“We call on His Excellency, who is also an internationally recognised gender champion and his government to prioritise women’s empowerment”.
She equally called on government to effect the amendment of labour Act 2003 to increase maternity leave from three (3) to (6) months so as to promote job security for women as well as take radical steps to see the passage of the Property Rights of Spouses, the Intestate Succession and Affirmative Action Bills becomes a reality.
The staunch women’s rights advocate also demands that government take deliberate steps to increase women’s representation in Parliament to at least 30% and to address the systemic challenges experienced in the implementation of the domestic Violence Act.
Touching on the key challenges faced by women, Ms. Nimo-Ampredu believes government has stalled enough in helping address the issues of women’s when it comes to empowerment hence it has metamorphosed into a big problem; therefore, becoming a threat to the survival of the Ghanaian women.
Citing the State of the Nation Address (SONA) as example, she averred that the President has shown no commitment in addressing the issues of women. In her estimation, instead of him touching on “concrete deliberate measures to holistically address their concerns” he rather chose to remain silent.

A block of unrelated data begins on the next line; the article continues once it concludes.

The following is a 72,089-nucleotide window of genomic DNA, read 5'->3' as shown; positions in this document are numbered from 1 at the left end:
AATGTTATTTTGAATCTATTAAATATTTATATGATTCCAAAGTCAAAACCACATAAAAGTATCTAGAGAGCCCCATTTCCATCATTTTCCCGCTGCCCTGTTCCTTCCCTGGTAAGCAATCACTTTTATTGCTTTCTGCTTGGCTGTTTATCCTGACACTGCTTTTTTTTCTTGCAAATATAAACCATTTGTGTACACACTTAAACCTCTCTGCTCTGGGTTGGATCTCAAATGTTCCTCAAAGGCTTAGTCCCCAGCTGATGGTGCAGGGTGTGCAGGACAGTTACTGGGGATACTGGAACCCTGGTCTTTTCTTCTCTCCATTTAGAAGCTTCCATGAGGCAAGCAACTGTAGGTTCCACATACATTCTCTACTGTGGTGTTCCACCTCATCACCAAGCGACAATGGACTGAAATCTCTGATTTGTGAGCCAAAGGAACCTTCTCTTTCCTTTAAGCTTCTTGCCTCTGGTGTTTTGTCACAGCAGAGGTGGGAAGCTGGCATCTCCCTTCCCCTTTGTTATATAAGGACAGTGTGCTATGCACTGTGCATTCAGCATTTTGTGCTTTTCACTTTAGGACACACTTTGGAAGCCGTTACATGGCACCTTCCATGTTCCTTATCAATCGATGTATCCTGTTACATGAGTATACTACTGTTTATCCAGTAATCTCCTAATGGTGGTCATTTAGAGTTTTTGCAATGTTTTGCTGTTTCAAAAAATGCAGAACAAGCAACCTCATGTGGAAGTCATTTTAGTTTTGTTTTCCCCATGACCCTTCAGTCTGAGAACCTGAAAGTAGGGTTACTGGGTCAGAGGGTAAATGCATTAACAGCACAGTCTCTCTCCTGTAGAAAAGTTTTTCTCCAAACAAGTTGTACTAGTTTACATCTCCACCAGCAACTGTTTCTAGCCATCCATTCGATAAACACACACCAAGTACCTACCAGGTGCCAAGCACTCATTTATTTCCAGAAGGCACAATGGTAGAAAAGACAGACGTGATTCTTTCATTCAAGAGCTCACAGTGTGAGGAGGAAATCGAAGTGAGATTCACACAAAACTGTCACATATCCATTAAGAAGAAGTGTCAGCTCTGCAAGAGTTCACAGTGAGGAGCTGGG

She wondered where lies governments commitment towards women’s empowerment, adding, “we however cannot lose hope. We must continue to strive to bring that balance to not only promote respect for the rights of women but also our national sustainable development agenda”.
The three-hour program also witnessed a panel discussion which brought together members drawn from Government, Civil Society Groups, Gender Activists, Academia and the Amnesty International Ghana to deliberate on key issues affecting women. It was moderated by Ms. Sandra Esinam Afenu of the Multimedia Group Limited (Joy News Channel).
Dr. Maame Gyenkye –Jandoh, Senior Lecturer and Head of Political Science Department of University of Ghana, Legon led participants through an overview of Ghana’s journey in ensuring Gender Balance, while the Former Minister of Gender, Children and Social Protection, Hon. Nana Oye Lithur gave an overview of Gender and Human Rights and how its understanding can help promote Gender Balance for a better society.